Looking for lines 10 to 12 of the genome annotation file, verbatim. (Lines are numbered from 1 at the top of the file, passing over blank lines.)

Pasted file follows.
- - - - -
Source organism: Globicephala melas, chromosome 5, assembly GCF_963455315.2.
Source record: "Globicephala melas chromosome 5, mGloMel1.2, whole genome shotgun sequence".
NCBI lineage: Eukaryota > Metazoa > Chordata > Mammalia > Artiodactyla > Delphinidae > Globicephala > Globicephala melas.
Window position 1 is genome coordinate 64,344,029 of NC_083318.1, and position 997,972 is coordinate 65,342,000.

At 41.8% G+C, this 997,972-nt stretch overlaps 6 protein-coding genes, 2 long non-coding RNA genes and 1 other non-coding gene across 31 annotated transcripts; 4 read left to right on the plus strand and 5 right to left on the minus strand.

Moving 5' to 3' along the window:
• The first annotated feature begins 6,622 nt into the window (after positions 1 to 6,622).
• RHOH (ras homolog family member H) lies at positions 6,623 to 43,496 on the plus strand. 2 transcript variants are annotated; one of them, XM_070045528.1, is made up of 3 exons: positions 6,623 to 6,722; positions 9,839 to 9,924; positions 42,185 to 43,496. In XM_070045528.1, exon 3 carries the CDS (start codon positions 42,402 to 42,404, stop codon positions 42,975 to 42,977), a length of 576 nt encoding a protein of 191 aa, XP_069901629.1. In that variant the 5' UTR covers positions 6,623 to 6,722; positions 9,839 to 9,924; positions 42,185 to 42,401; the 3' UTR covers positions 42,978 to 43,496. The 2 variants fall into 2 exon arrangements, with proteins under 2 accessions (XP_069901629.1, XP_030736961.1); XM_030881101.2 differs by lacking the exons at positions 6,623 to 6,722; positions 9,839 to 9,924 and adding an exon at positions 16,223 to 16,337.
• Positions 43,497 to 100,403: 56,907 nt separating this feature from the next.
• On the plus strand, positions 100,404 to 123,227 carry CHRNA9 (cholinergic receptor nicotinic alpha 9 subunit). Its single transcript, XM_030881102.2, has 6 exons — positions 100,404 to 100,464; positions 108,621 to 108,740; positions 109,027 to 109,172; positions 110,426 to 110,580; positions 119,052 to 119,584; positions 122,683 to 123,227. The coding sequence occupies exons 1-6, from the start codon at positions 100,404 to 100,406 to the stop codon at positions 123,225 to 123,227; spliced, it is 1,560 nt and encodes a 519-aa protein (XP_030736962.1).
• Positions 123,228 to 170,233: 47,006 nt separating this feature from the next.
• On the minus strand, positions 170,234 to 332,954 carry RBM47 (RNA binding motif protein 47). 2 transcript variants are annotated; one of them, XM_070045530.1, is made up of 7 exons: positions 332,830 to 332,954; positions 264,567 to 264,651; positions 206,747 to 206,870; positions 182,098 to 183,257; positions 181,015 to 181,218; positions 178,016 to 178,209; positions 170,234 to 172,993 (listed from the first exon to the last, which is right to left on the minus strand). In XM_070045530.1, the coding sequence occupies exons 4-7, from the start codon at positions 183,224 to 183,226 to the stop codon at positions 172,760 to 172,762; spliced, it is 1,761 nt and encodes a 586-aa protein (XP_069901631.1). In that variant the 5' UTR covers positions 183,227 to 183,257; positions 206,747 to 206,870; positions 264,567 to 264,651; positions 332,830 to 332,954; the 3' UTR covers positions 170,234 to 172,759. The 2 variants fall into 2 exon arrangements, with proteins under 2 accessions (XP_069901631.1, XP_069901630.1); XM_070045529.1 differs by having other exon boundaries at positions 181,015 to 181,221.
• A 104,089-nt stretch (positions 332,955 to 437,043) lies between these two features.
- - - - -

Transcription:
• On the plus strand, positions 100,404 to 123,227 carry CHRNA9 (cholinergic receptor nicotinic alpha 9 subunit). Its single transcript, XM_030881102.2, has 6 exons — positions 100,404 to 100,464; positions 108,621 to 108,740; positions 109,027 to 109,172; positions 110,426 to 110,580; positions 119,052 to 119,584; positions 122,683 to 123,227. The coding sequence occupies exons 1-6, from the start codon at positions 100,404 to 100,406 to the stop codon at positions 123,225 to 123,227; spliced, it is 1,560 nt and encodes a 519-aa protein (XP_030736962.1).
• Positions 123,228 to 170,233: 47,006 nt separating this feature from the next.
• On the minus strand, positions 170,234 to 332,954 carry RBM47 (RNA binding motif protein 47). 2 transcript variants are annotated; one of them, XM_070045530.1, is made up of 7 exons: positions 332,830 to 332,954; positions 264,567 to 264,651; positions 206,747 to 206,870; positions 182,098 to 183,257; positions 181,015 to 181,218; positions 178,016 to 178,209; positions 170,234 to 172,993 (listed from the first exon to the last, which is right to left on the minus strand). In XM_070045530.1, the coding sequence occupies exons 4-7, from the start codon at positions 183,224 to 183,226 to the stop codon at positions 172,760 to 172,762; spliced, it is 1,761 nt and encodes a 586-aa protein (XP_069901631.1). In that variant the 5' UTR covers positions 183,227 to 183,257; positions 206,747 to 206,870; positions 264,567 to 264,651; positions 332,830 to 332,954; the 3' UTR covers positions 170,234 to 172,759. The 2 variants fall into 2 exon arrangements, with proteins under 2 accessions (XP_069901631.1, XP_069901630.1); XM_070045529.1 differs by having other exon boundaries at positions 181,015 to 181,221.